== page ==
Packrafting Portage.

Our awesome friends borrowed packrafts and invited us on an adventure. We loaded packrafts into our backpacks and drove to Whittier. It was our first time to Whittier and our first time through the Whittier Tunnel, I mean the Anton Anderson Memorial Tunnel. From ADoT:

Travel between Prince William Sound and Turnagain Arm has always been a vital part of life in Alaska, although modes and routes have continued to change. Chugach Eskimos have hunted and gathered in this area for thousands of years. They trekked over Portage Pass and Portage Glacier to trade and fight with the Athabaskan Indians of Cook Inlet. Many miners and prospectors also used Portage Pass to reach the gold fields of Cook Inlet and the Kenai Peninsula in the late 19th century. Often dropped off at the head of Passage Canal, these adventurers used pack trains, sleds, and pulleys to drag equipment and supplies over Portage Pass in hopes of striking it rich in Cook Inlet or on the Kenai Peninsula. During this period, Portage Glacier still covered most of Portage Lake. Travelers climbed to Portage Pass and traversed the eastern edge of Portage Glacier to Bear Valley. From there they would walk the front of the glacier onto the base of Begich Peak and drop down to Portage Valley.

map showing approximate prospectors route

This route, however, was both difficult and dangerous. In 1914 the Alaska Railroad Corporation began to consider ways to construct a railroad spur to what is now the town of Whittier. While railroad manager Otto Ohlson championed this route because of its ability to provide a shortcut to a deep-water port (a trip to Seward added 52 more miles), this route didn’t become a reality until World War II. The main advantages of using Whittier as a rail port was that it was a shorter voyage, reduced exposure of ships to Japanese submarines, reduced the risk of Japanese bombing the port facilities because of the bad weather, and avoided the steep railroad grades required to traverse the Kenai Mountains.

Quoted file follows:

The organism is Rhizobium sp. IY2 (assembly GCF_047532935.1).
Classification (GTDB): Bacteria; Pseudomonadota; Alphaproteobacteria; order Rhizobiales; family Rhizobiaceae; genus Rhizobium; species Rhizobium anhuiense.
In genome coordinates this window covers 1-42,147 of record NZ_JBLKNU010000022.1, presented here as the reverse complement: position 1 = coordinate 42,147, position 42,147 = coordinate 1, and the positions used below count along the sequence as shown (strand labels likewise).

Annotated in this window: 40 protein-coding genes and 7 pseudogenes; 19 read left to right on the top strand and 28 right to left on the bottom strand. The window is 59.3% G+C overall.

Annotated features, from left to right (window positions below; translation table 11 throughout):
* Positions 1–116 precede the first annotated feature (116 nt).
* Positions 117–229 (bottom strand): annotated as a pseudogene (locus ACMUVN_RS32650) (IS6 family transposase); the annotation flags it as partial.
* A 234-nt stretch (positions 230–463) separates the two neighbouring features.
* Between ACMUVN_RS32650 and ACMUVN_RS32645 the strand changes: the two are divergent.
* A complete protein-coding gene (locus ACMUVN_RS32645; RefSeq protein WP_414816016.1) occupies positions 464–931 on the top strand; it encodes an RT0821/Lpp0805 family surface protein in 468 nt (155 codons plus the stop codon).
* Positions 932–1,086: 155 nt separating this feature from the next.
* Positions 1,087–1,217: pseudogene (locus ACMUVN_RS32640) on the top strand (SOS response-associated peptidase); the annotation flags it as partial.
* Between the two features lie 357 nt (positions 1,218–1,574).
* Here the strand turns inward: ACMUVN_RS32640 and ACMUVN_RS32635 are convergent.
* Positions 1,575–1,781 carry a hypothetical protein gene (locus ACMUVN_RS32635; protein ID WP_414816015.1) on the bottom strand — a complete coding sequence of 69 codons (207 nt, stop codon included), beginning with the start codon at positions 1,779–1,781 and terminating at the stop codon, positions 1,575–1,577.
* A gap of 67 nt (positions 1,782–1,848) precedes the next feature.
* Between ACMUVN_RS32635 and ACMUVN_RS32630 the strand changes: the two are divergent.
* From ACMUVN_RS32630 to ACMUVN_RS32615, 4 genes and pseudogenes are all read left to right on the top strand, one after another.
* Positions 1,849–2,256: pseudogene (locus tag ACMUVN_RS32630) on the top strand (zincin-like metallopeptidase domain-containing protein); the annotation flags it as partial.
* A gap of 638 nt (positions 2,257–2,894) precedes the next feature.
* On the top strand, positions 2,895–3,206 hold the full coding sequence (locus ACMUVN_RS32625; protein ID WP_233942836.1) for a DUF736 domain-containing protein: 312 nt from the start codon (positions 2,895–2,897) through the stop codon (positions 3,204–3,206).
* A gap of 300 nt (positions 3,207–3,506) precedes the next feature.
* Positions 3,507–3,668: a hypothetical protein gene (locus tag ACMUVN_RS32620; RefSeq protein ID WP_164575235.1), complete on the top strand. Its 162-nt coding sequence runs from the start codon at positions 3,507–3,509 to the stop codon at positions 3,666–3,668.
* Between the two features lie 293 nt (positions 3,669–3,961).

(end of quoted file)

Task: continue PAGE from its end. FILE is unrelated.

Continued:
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In 1941, the U.S. Army began construction of the railroad spur from Whittier to Portage. This line became Alaska’s main supply link for the war effort. Anton Anderson, an Army engineer, headed up the construction. The tunnel currently bears his name.

On April 23, 1943 workers completed the spur, which consisted of a 1-mile tunnel through Begich Peak and a 2.5-mile tunnel through Maynard Mountain, thus linking Whittier to the Alaska Railroad’s main line at Portage.